Health Minister Marie Souckova is facing another barrage of criticism. After her own party, the Social Democrats, rejected her proposed reforms of the health sector last week, it is now the country's dentists who are blaming the minister for failing to solve financial problems in the health sector. Last weekend, close to 700 dentists, that is around 10 percent of all dentists in the Czech Republic, met in Prague at an extraordinary general meeting to voice their protest against overdue payments from health insurance companies, for which the dentists blame the Health Ministry. Jiri Pekarek is the head of the Czech Chamber of Dentists.
"For some time, we have been receiving payments especially from the largest General Health Insurance Company well overdue. Outpatient doctors, including dentists, often don't get paid until 60 days after providing treatment, which also includes substantial expenses, such as payments to laboratories. We have had signals from some health insurers that the advanced payments from the state might cease which would mean that for treatment provided to patients this September dentists and other specialists won't be paid until 2004."
The delay in payments from health insurance companies is, according to the chamber, caused by the Health Ministry which is favouring heavily indebted state-owned hospitals.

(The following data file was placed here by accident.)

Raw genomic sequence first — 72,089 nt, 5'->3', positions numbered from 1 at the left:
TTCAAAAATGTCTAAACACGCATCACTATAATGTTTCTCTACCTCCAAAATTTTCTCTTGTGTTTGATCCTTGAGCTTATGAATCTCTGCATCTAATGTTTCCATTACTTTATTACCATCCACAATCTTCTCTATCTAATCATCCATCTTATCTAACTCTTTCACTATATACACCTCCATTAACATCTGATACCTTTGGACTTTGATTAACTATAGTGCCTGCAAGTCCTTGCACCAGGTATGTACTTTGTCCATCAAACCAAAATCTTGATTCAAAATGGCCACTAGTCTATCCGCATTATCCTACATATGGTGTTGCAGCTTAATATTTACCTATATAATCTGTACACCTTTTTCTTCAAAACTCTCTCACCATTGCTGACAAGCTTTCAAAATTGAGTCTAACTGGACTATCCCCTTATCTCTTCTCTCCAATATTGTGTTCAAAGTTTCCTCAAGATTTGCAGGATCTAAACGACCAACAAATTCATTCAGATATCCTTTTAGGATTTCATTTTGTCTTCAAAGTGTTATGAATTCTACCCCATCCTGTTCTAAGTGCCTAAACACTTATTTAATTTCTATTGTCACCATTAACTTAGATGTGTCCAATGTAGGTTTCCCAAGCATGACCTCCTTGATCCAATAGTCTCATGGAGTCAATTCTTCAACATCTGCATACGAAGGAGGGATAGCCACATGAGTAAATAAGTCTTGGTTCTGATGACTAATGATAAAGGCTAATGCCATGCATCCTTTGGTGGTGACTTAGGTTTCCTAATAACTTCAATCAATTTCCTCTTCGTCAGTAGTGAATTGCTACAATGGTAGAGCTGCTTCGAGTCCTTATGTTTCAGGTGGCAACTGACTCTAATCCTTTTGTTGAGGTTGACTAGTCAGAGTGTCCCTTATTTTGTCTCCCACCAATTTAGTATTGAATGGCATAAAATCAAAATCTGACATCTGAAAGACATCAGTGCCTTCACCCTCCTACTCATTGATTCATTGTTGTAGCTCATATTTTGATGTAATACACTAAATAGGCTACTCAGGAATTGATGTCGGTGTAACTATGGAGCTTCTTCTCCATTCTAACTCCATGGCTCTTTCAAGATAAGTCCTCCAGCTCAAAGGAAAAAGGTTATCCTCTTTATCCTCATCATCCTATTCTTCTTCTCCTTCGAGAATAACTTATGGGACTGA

The Czech Chamber of Dentists sent an open letter to Prime Minister Vladimir Spidla in which it warns of a total collapse of the healthcare system if problems are not solved quickly. They are proposing a reduction in the range of healthcare covered by public health insurance, they are calling on the government to exact unpaid insurance from state-owned companies and to increase payments for people whose health insurance in covered by the state. Finally, the Czech Chamber of Dentists suggests that the number of hospitals in the country should be reduced and the system of financing of institutional care should be reformed.
The dentists as well as other specialists are ready to stage protests should the crisis deepen. The head of the Czech Chamber of Dentists, Jiri Pekarek.
"In case that the financial existence of surgeries in some of the regions is threatened, we are ready to stage protests - which means a legal suspension in providing outpatient treatment for a limited period of time, with emergency treatment being guaranteed. It does not mean we would suspend our practice for days or weeks, because it is not the patients' fault. It is meant to be a challenge to those who in our view have caused the situation."
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